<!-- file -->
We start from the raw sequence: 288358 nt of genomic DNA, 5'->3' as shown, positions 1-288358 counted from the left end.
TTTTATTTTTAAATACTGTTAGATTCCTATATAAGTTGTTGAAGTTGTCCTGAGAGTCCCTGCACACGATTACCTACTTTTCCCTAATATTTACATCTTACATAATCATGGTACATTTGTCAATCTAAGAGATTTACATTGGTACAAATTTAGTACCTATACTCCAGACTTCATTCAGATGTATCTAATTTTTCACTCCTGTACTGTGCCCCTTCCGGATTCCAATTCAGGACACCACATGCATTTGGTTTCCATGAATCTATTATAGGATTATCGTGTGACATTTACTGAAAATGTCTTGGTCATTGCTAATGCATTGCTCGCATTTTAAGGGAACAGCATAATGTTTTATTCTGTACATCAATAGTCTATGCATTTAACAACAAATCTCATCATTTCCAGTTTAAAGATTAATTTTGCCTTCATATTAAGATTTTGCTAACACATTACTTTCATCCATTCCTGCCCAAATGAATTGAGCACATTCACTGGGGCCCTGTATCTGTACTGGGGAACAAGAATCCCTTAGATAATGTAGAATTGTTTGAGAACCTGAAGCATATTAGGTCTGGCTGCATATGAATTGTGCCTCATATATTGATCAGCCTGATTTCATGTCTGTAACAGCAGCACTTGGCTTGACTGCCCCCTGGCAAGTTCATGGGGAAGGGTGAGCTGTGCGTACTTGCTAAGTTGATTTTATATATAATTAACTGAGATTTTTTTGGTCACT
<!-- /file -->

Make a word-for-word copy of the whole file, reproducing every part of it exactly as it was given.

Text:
We start from the raw sequence: 288358 nt of genomic DNA, 5'->3' as shown, positions 1-288358 counted from the left end.
TTTTATTTTTAAATACTGTTAGATTCCTATATAAGTTGTTGAAGTTGTCCTGAGAGTCCCTGCACACGATTACCTACTTTTCCCTAATATTTACATCTTACATAATCATGGTACATTTGTCAATCTAAGAGATTTACATTGGTACAAATTTAGTACCTATACTCCAGACTTCATTCAGATGTATCTAATTTTTCACTCCTGTACTGTGCCCCTTCCGGATTCCAATTCAGGACACCACATGCATTTGGTTTCCATGAATCTATTATAGGATTATCGTGTGACATTTACTGAAAATGTCTTGGTCATTGCTAATGCATTGCTCGCATTTTAAGGGAACAGCATAATGTTTTATTCTGTACATCAATAGTCTATGCATTTAACAACAAATCTCATCATTTCCAGTTTAAAGATTAATTTTGCCTTCATATTAAGATTTTGCTAACACATTACTTTCATCCATTCCTGCCCAAATGAATTGAGCACATTCACTGGGGCCCTGTATCTGTACTGGGGAACAAGAATCCCTTAGATAATGTAGAATTGTTTGAGAACCTGAAGCATATTAGGTCTGGCTGCATATGAATTGTGCCTCATATATTGATCAGCCTGATTTCATGTCTGTAACAGCAGCACTTGGCTTGACTGCCCCCTGGCAAGTTCATGGGGAAGGGTGAGCTGTGCGTACTTGCTAAGTTGATTTTATATATAATTAACTGAGATTTTTTTGGTCACT